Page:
JT Garrett is still healing from a summer traffic accident that caused him multiple injuries and drained him of the physical strength to get back on his motorcycle.
And the 65-year-old Papillion man whose life nearly ended at 204th and Harrison Streets still believes that perhaps it all could have been avoided.
“I would've probably never had a guy pull out in front of me if there had been a signal there,” he said.
The intersection along the Douglas and Sarpy County line has been the site of at least two bad traffic accidents recently — including one fatality Sunday.
The Nebraska Department of Roads said this week that the intersection qualifies for a traffic signal — and has for more than a year. Yet that time has passed without one being installed.
The Roads Department says it doesn't have the funds to install a signal yet, and other roads improvements are ahead of it on the schedule.
That is no comfort to Garrett, or the family of Dylan Krula, who died Sunday after his motorcycle collided with a vehicle there.
Krula, 19, was riding a 2008 Suzuki south on 204th Street about 4:20 p.m. when it struck the passenger side of a 2007 Volkswagen heading west on Harrison Street.
Krula's mother, Sheri Krula, said her family has been discussing the intersection's dangers in the wake of the accident. They will hold a candlelight vigil there for him tonight at 8.
“I didn't realize how dangerous that intersection can be until people started talking about it after Dylan's death,” she said. “We do think something should be done.”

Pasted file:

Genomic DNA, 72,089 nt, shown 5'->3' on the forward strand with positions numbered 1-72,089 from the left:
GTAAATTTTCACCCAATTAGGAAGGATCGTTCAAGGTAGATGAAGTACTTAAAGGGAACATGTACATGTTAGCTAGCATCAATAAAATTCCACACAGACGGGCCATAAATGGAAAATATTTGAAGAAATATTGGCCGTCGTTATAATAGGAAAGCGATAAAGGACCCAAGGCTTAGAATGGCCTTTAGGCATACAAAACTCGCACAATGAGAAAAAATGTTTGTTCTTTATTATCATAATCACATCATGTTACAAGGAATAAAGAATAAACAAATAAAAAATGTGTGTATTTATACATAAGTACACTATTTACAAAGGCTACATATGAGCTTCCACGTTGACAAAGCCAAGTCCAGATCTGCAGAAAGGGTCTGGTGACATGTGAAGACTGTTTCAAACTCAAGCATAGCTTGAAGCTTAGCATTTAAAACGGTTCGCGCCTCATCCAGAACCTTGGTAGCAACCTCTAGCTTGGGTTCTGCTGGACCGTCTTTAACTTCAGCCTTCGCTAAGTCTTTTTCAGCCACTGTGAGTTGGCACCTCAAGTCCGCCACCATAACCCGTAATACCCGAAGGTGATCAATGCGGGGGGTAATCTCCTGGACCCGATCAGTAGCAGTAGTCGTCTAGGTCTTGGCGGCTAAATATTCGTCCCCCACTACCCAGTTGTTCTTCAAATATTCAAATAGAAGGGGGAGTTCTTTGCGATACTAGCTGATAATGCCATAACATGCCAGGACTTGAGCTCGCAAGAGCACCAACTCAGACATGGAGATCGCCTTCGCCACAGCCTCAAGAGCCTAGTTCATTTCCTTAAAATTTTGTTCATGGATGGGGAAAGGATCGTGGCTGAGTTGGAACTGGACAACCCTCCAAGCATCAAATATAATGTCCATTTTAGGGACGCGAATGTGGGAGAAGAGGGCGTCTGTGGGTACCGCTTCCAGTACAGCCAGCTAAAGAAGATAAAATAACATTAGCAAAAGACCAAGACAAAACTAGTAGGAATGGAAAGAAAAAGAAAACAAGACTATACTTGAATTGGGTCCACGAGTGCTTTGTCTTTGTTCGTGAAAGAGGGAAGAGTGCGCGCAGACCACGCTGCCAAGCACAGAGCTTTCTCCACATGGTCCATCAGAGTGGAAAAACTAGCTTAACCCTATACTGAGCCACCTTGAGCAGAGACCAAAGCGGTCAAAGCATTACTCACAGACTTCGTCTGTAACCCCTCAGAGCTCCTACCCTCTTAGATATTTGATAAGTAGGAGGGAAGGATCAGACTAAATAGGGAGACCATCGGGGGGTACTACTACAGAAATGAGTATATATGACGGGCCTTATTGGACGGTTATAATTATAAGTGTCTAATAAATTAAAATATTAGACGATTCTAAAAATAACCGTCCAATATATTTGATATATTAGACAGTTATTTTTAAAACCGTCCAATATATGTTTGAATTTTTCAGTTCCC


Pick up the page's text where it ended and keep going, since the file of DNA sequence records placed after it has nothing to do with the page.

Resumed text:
Last year, Sarpy County officials asked the state about installing a traffic signal at 204th and Harrison Streets.
Commercial and housing development in the southwest part of the metro area has made Harrison Street busier. One elementary school is about a mile from the intersection, and a second elementary at 192nd Street and Giles Road opened last fall.
When people are stopped at the intersection, they can find it tough to turn or cross because traffic on 204th Street, which is also Highway 6, flies by. The speed limit is posted at 55 mph, but it's common for drivers to exceed that.
The highway, which is a gateway for some west Omahans to get to the Interstate or other parts of the city, was widened to four lanes in the last decade or so.
In October 2012, the Roads Department determined that the 204th and Harrison Streets intersection satisfied the need for a signal because of its traffic volume.
Average daily traffic volume along 204th Street at the intersection last year was about 17,900, according to the Roads Department. East-west traffic at the intersection was significantly less, with about 3,400 along the east leg and 400 along the west leg.
But the department said the traffic signal couldn't be installed until the 2015 construction season “due to scheduling and funding constraints.”
The project will cost $201,000 and is scheduled for fiscal year 2015, which begins in July and runs through June 2015, said Tim Weander, the Roads Department's district engineer for the Omaha area. It's being designed and will be scheduled to bid as soon as possible in the next fiscal year, he said.